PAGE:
According to Whom? The High-End Art World Awkwardly Discovers Black Artists

Marshall Lost Boys 1 – sm,” Julian Stallabrass

May 25, 2018; New York Times

New York Times art journalist Scott Reyburn recently published a piece entitled, “Auction Buyers Are Catching on to African-American Art.” Blind spots and cultural assumptions are as rampant in the article as in its title, demonstrating that, despite the chatter in recent years, there are important unheard conversations blocking the art world’s progress toward equitable representation.

The frame with which Reyburn approaches the article reinforces the high end art world as “white space,” which NPQ’s Cyndi Suarez profiled earlier this week. Black people in white spaces are repeatedly called upon to pass inspection or prove themselves the equals of their white peers, whose value and right to belong are assumed. Rather than celebrating the success of Black artists or discussing the context in which they work, Reyburn tries to prop the sale of Kerry James Marshall’s Past Times against the historic success of white painters, which is comparatively large enough to crush it.

Value in the art world is determined in part by cultural context; the work is worth what someone will pay for it. Curators, auctioneers, and museum directors therefore have outsized power in setting the value of a work through the conversations they have in public arenas like the pages of the New York Times.

Notably, in this article about Black artists, Reyman quotes almost exclusively white male curators of museums with entirely white boards. Mark Godfrey, senior curator of international art at Tate Modern, said, “We learn that Jack Whitten was as important to Bradford as Jacques de la Villeglé, or that Charles White was as significant for Marshall as Velazquez,” as if the idea that Black artists would be as inspirational as their white peers is somehow revelatory.

Todd Levin, a private dealer and adviser based in New York, said, “Finally African-American artists are regarded as having the same historical value and price points as their peers.” The unnamed actors in this sentence doing the regarding come from the white-dominated field of curators and auctioneers, whose position of power is so entrenched that Reyman can assume we know who they are. Others who might already appreciate the historical value of artists like Marshall, such as the communities of color that he paints, are discursively excluded from this position of authority.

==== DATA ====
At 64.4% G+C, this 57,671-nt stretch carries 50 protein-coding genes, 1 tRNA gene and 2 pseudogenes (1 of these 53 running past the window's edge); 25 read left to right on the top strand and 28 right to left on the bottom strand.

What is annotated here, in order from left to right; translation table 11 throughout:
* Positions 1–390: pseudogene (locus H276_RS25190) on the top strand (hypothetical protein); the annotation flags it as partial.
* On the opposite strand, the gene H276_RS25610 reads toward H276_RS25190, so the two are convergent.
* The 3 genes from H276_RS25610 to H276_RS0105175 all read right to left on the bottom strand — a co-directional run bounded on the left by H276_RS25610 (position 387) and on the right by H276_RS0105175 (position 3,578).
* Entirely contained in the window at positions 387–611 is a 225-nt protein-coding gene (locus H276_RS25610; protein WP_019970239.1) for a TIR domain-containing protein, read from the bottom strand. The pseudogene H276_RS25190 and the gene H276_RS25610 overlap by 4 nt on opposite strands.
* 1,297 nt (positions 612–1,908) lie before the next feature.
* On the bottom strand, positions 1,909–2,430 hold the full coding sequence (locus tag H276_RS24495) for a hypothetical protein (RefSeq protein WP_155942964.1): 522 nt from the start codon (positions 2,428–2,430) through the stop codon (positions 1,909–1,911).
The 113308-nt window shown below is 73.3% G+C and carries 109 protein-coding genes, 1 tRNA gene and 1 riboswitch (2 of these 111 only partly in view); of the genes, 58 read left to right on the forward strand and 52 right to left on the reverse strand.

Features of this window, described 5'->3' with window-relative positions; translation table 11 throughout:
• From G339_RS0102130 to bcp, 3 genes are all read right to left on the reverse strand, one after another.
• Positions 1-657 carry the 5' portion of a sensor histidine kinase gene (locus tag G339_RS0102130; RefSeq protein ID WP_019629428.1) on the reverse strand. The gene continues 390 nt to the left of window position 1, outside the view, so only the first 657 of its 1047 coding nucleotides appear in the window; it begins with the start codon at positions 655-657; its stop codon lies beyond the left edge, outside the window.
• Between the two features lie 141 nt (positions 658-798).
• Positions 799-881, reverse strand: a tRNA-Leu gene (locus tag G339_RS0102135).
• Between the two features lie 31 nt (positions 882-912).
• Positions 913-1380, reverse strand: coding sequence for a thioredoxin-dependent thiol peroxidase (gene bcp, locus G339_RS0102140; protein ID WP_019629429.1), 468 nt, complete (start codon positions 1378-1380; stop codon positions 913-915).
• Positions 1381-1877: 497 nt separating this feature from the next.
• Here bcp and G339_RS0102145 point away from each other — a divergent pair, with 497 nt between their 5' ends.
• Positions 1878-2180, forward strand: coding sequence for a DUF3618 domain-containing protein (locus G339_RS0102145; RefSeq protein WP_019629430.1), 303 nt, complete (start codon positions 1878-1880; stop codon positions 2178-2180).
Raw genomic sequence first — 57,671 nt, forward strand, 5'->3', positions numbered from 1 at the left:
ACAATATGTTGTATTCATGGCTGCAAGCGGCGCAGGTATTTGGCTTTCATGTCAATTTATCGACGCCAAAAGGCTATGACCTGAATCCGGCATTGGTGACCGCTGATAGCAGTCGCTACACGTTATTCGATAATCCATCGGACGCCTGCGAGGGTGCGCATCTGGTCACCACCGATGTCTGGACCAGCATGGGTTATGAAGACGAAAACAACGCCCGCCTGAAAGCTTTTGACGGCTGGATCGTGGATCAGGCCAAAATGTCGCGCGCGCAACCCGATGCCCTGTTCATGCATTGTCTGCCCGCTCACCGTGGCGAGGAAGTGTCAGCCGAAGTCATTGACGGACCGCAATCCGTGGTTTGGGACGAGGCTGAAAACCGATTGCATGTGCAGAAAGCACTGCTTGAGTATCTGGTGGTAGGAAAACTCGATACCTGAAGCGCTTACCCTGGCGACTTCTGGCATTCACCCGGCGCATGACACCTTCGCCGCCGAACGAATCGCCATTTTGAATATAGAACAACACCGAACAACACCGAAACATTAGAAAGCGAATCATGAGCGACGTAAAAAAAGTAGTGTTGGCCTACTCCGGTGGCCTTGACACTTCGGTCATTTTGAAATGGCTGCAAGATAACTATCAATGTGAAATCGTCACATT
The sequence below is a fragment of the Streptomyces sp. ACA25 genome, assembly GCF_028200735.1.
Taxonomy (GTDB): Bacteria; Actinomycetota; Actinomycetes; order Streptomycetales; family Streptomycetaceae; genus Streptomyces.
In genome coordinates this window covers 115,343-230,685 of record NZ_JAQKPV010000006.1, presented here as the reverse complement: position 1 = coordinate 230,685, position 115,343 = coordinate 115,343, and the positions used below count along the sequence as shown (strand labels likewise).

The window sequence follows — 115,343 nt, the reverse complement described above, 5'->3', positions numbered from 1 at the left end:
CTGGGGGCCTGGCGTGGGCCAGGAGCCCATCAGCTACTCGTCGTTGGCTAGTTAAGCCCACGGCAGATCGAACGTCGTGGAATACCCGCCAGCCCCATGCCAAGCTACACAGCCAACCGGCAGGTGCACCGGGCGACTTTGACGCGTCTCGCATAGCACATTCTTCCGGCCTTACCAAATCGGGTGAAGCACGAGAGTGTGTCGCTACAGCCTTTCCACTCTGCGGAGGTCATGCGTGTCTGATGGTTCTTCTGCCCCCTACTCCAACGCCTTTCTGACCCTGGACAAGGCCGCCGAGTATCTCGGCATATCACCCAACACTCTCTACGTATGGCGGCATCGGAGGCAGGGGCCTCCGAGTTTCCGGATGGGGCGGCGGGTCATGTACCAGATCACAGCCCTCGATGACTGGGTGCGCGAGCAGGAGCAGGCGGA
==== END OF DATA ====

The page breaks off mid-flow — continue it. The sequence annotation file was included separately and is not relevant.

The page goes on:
An NPR article from 2017 quoted Marshall himself about the rising prominence of his works.

What you’re trying to create is a certain kind of an indispensable presence. Where your position in the narrative is not contingent on whether somebody likes you, or somebody knows you, or somebody’s a friend, or somebody’s being generous to you. But you want a presence in the narrative that’s not negotiable, that’s undeniable.

That kind of position requires more than a few record-breaking auctions; it requires examining sources of power and cultural value with an equity lens. NPQ has repeatedly covered the lack of diversity in museum leadership, which contributes to the overall devaluation of art by people of color.

It’s worth noting, too, that the prices quoted in this article as record-breaking for Black artists are nowhere near the record prices for the white artists mentioned as peers. Marshall’s Past Times sold for $21.1 million, but works by Lichtenstein, Warhol, and Pollock, whom Godfrey mentions as peers, have all sold for three or four times that amount. Reyman does not note this. Marshall is no upstart; he has been exhibiting since 1979 and is the recipient of a MacArthur grant, a Yale University fellowship, and nearly a dozen other grants and fellowships.

Questions of power and equity in society are partly decided by who gets to be in the room, who decides what’s relevant, and whose works are the standard against which others are measured. On all these counts, Reyman constructs high walls around the white space of the art world.—Erin Rubin